Sharks – No Gods


Artist

Album

No Gods

Label

Rise Records

Year

2012

Genre

For Fans Of

Social Distortion - The Clash - Bad Religion

Summary

A brilliant punk effort from a band that deserves all kudos they receive.

Rating

88 / 100

For most, Rise Records had become a staling vessel for post-hardcore pretenders known for churning out those all too familiar tunes. Leave it to Sharks, a punk rock band from Leamington Spa, England of all things, to shake things up. Oh, so obscure to me, their debut full-length No Gods’ has released following a whirlwind touring season, including a run of shows with punk royalty Social Distortion and playing the entire Warped Tour last year.

The record is bold, as even though Sharks are a punk rock group by definition, their music, at times, can’t be pigeon-holed so easily. Elements of grass-roots punk and plain old faithful pop-rock are both present and aid in making the No Gods’ experience a relatively unique one.

There’s a blue-collar quality to Sharks that makes them instantly endearing.

’Til The Wonders Rise opens the record with an immediate punk-rock blitz, complete with hook laden verses and a big chorus; essentially laying the groundwork for the tour de force that’s brewing. It’s even got a pair of incredibly fun guitar solos that bookend the very fine bridge. A wonderful start to a debut record, that’s for sure.

Up next is first single Arcane Effigies”. A justified choice if you ask this critic; it calls to mind a Bad Religion at the height of their powers. A lyrically spectacular chorus gives this track punk-anthem license and should, by all rights, be a radio hit.

If you’re in the market for one of the catchiest punk tracks I’ve ever heard, you can’t look past the Social Distortion-esque “On a Clear Day You Can See Yourself”. Quirky lyrics and a sublimely blended cocktail of galloping punk riffage and blue-roots licks makes it a song of two very contrasting, but incredible, halves. The chorus is home to one of singer James Mattock’s better lyrics, too: “…between the time you bide, and the time you waste.”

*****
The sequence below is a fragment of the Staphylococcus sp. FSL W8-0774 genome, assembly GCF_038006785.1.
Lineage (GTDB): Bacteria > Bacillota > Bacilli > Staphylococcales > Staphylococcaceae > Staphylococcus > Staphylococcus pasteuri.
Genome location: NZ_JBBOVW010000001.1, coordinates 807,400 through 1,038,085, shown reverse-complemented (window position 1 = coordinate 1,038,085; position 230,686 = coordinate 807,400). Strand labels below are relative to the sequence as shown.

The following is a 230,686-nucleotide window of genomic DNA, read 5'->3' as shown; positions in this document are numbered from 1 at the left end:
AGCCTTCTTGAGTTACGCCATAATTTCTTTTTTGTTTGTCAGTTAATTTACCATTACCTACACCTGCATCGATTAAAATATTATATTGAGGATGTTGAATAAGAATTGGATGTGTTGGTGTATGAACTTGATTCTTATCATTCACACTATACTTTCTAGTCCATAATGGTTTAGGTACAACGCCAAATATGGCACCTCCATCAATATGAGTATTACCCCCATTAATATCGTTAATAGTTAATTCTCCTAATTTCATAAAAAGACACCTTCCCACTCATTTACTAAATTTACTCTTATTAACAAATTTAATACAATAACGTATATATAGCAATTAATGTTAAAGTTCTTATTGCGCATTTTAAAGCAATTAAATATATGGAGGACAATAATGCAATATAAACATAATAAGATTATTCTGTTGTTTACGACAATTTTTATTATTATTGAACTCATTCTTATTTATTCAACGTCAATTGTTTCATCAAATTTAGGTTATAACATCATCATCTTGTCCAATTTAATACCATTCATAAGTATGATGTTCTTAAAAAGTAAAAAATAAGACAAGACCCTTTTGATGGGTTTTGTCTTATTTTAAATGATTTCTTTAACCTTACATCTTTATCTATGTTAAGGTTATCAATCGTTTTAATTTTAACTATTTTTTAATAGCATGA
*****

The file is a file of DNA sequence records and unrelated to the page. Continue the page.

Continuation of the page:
Patient Spider” is another stand-out track and is a testament to just how upper echelon the punk-rock songwriting by Sharks actually is. The charming brass arrangement in the main hook is just great and fits the refreshing tone of the record to a tee.

Between Patient Spider and the closing titular track, there aren’t any overly remarkable tracks. I can’t dub them filler because, despite not being memorable, they still contain moments. I’m a big fan of moments on records, even if it’s a fleeting minute at the end of a track like in Turn To You or the heated guitar solo in Luck”.

Conclusion

Sharks have surpassed any expectations I had and have rekindled a love of punk music that has been dormant in me since the release of the last great Bad Religion record. It’s a record full of potential number-one hits, but I simply can’t go past “On a Clear Day…” as I mentioned earlier. It’s a microcosm of what ‘No Gods’ is all about – a bit of brash, catchy fun. If you consider yourself even the mildest of punk enthusiast, get around Sharks. They’re going to be a big deal.

Tracklisting

1. ‘Til The Wonders Rise
2. Arcade Effigies
3. Able Moving Hearts
4. On a Clear Day You Can See Yourself
5. Matthew’s Baby
6. Patient Spider
7. Turn To You
8. Dawn Soft Light
9. What Entails?
10. Luck
11. No Gods

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